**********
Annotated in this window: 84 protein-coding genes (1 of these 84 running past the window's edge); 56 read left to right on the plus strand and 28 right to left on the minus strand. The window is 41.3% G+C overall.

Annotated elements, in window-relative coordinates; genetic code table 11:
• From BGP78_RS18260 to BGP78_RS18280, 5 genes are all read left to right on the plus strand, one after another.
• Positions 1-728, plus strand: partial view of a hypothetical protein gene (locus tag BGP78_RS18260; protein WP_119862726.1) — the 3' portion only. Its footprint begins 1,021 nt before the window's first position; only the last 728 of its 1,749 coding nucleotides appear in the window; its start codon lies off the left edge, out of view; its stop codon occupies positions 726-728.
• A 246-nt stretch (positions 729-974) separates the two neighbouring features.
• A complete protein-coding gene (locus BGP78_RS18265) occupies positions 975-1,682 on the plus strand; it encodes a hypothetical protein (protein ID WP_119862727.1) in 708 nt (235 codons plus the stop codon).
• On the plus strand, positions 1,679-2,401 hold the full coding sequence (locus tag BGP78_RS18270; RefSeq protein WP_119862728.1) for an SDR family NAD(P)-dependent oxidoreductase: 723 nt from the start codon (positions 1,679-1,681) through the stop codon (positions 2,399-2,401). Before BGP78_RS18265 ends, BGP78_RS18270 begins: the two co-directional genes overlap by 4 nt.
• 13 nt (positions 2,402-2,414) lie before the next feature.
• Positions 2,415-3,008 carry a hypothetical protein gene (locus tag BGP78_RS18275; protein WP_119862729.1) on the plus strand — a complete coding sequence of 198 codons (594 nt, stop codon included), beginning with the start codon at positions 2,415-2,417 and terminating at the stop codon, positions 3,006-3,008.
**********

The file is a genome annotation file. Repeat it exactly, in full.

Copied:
Annotated in this window: 84 protein-coding genes (1 of these 84 running past the window's edge); 56 read left to right on the plus strand and 28 right to left on the minus strand. The window is 41.3% G+C overall.

Annotated elements, in window-relative coordinates; genetic code table 11:
• From BGP78_RS18260 to BGP78_RS18280, 5 genes are all read left to right on the plus strand, one after another.
• Positions 1-728, plus strand: partial view of a hypothetical protein gene (locus tag BGP78_RS18260; protein WP_119862726.1) — the 3' portion only. Its footprint begins 1,021 nt before the window's first position; only the last 728 of its 1,749 coding nucleotides appear in the window; its start codon lies off the left edge, out of view; its stop codon occupies positions 726-728.
• A 246-nt stretch (positions 729-974) separates the two neighbouring features.
• A complete protein-coding gene (locus BGP78_RS18265) occupies positions 975-1,682 on the plus strand; it encodes a hypothetical protein (protein ID WP_119862727.1) in 708 nt (235 codons plus the stop codon).
• On the plus strand, positions 1,679-2,401 hold the full coding sequence (locus tag BGP78_RS18270; RefSeq protein WP_119862728.1) for an SDR family NAD(P)-dependent oxidoreductase: 723 nt from the start codon (positions 1,679-1,681) through the stop codon (positions 2,399-2,401). Before BGP78_RS18265 ends, BGP78_RS18270 begins: the two co-directional genes overlap by 4 nt.
• 13 nt (positions 2,402-2,414) lie before the next feature.
• Positions 2,415-3,008 carry a hypothetical protein gene (locus tag BGP78_RS18275; protein WP_119862729.1) on the plus strand — a complete coding sequence of 198 codons (594 nt, stop codon included), beginning with the start codon at positions 2,415-2,417 and terminating at the stop codon, positions 3,006-3,008.